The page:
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  1. #1
    doug925's Avatar
    doug925 is offline Titanium
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    Default Nitronic 50 or 60 if you have a choice

    I have a part to quote that the customer only asks for "nitronic"
    Never having cut this stuff before (and after some searching on here) I get to chose, but I am not usre which one.

    Also, I read that this stuff will move.
    This part will come from 4" x 3" long bar.

    Will this part move out of tolerance after, or during cutting?


    Thanks,

    Doug.

  2. #2
    exkenna's Avatar
    exkenna is offline Stainless
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    Default

    I have some experience with it, not as bad as everyone says.

    I don't recall it moving much if you use a CNGP insert ground edge or such with hi-pos geometry.
    Assuming this is turning..

    I think we turned it in the 140 SFM range, .090 DOC, .012 feed.
    Machined pretty well if I remember right, just can't get too froggy with it.
    I used to have a pic of the part, it was an exhaust nozzle for some kind of NASA chemical rocket motor test. I think they mentioned Hydrazine

  3. #3
    doug925's Avatar
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    Default

    Curt,

    What do you have milling wise that will cut this stuff?

    Doug.

  4. #4
    SIM
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    Nitronic 60 I used to machine all the time for boat prop shafts and rudder shafts. We machined taper, undercut, external threads a thru hole and two keyways per shaft. Sizes ranged from 7/8" diameter x 18" long to 3-1/2" diameter x 20 foot.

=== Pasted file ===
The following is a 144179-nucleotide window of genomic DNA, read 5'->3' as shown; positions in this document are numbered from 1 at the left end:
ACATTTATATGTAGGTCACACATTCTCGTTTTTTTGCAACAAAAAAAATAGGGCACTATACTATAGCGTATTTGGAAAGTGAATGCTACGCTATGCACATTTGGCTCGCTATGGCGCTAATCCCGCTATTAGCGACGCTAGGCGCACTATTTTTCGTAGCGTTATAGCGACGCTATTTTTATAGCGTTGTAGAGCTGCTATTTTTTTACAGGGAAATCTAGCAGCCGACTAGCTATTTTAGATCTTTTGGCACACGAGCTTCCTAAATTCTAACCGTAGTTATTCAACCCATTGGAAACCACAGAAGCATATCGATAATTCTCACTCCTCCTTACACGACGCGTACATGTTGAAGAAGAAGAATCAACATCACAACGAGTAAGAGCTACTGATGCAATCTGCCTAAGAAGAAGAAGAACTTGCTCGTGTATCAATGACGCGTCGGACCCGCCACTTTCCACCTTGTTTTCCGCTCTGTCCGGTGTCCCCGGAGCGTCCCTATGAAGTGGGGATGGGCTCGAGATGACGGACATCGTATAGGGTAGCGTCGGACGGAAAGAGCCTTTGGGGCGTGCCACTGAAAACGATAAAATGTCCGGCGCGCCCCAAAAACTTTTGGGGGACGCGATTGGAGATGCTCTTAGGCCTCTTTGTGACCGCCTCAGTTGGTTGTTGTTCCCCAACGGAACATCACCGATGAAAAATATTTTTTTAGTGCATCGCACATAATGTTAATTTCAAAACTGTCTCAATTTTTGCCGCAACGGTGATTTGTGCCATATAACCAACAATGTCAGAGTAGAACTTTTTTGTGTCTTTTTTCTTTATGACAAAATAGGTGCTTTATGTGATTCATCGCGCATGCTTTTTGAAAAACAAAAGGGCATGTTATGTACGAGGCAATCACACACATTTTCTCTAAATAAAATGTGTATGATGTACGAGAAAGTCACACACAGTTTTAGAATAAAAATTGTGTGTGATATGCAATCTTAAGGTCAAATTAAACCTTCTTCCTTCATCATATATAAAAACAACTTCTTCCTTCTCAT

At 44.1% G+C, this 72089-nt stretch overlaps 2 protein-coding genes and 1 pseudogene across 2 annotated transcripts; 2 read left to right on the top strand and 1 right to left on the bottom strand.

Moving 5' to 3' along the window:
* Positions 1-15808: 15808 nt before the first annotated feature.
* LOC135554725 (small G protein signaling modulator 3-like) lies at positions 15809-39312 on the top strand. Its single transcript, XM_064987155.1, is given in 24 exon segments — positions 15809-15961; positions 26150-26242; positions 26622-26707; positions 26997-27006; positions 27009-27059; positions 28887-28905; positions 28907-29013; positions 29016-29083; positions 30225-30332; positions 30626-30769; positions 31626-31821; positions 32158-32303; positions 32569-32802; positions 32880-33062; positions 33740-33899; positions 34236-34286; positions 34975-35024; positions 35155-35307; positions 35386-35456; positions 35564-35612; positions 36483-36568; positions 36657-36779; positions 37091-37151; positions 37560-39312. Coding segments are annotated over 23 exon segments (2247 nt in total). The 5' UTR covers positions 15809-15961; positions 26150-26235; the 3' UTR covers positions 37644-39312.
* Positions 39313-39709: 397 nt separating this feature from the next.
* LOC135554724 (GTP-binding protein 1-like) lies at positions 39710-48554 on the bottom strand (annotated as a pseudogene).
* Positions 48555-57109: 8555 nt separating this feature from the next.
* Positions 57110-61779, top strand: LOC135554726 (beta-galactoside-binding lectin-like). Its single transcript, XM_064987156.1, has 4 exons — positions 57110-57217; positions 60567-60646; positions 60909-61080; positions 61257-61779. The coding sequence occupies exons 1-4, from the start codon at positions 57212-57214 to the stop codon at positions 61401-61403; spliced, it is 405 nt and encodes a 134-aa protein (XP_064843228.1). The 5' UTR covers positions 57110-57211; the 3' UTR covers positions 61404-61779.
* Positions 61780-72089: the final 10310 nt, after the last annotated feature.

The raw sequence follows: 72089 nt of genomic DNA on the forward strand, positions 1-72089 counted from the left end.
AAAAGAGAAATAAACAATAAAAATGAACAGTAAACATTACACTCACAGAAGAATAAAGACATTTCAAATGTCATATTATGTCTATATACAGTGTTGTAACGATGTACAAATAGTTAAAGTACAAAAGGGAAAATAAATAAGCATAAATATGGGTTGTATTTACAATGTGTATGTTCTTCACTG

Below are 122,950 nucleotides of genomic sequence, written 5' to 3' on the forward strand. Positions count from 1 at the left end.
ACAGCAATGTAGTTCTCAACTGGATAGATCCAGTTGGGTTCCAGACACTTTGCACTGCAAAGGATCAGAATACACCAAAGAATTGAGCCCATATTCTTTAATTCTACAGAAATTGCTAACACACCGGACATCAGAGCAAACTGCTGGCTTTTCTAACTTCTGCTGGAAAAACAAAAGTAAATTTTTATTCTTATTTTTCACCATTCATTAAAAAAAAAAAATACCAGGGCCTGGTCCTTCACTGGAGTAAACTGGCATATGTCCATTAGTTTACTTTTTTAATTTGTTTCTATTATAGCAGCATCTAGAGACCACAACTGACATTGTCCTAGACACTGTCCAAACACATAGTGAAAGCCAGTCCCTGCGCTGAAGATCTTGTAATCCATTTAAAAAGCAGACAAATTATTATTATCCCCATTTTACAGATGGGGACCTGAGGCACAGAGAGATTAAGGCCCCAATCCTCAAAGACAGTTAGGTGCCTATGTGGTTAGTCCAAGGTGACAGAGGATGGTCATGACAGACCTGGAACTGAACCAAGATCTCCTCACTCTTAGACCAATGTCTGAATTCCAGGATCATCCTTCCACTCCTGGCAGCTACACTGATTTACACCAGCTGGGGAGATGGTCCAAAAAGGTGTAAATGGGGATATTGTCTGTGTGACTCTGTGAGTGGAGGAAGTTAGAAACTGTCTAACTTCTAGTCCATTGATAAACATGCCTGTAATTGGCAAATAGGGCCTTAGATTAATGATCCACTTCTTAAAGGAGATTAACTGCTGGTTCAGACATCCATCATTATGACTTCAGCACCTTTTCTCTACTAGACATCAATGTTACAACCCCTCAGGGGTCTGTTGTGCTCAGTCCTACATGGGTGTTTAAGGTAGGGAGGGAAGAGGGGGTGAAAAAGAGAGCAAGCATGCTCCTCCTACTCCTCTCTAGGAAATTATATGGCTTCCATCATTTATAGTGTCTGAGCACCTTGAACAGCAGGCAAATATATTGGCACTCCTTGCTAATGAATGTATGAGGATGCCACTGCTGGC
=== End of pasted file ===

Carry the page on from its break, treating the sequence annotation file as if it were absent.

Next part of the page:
I set up to machine basically the same as I would for 17-4ph or 316SS. Sharp tooling, flood coolant whenever possible. Slow speed High feeds and No Dwells. Real sharp chips so avoid stringy chips.

    I machined with Carbide and HSS tooling without issue as long as tooling was sharp.

    HSS tooling ran about 20-35 SFM and Carbide around 100-150 SFM, feeds and speeds really varied from op to operation and setups.

  5. #5
    CigarCutter is offline Plastic
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    Doug,

    I've never really noticed much difference between machining nitronic 50 or 60. Stuff is stable during and after machining, never had a problem with it moving around. We use inserted cutters plus carbide end mills and drills for milling. For threaded holes we 've had better luck thread milling than trying to tap this stuff. Good rigid setups, sharp tools, moderate speeds and fairly aggressive feedrates to avoid work hardening. If you've got to buy the material Trident is one of the best places in Houston to get it. Good luck.

  6. #6
    RJT
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    I agree with what has been said already. Seemed very stable. Grooving internally was a chore, rigid and don't dwell. The only milling we did was to mill a hex, so I can't comment much on that. 95% was turning, boring, threading, grooving, facing. We used carbide exclusively.RJT www.progtool.net

  7. #7
    PBMW is offline Titanium
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    As has been said, not much dif between 50 and 60. I've machined a lot of ot too. The only thing I could add is if you are deep drilling, it can sieze teh drill. Lots and lots of coolant. Through the tool is best. More pressure (coolant) is more better too.

  8. #8
    Cuda is offline Hot Rolled
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    I've cut tons of both, you can run 200/300 FPM with carbide tooling and if you have the choice get whatever is cheapest, but both WILL move under some conditions, we make thin wall .25/.375 thick sleeves out of it a lot and then have to cut a slot in the end for a drive key, if you finish the bore and then cut the slot the bore IS going to go out of round .001/.003, so we rough in the part, cut the key slot, then finish the bore and O.D..

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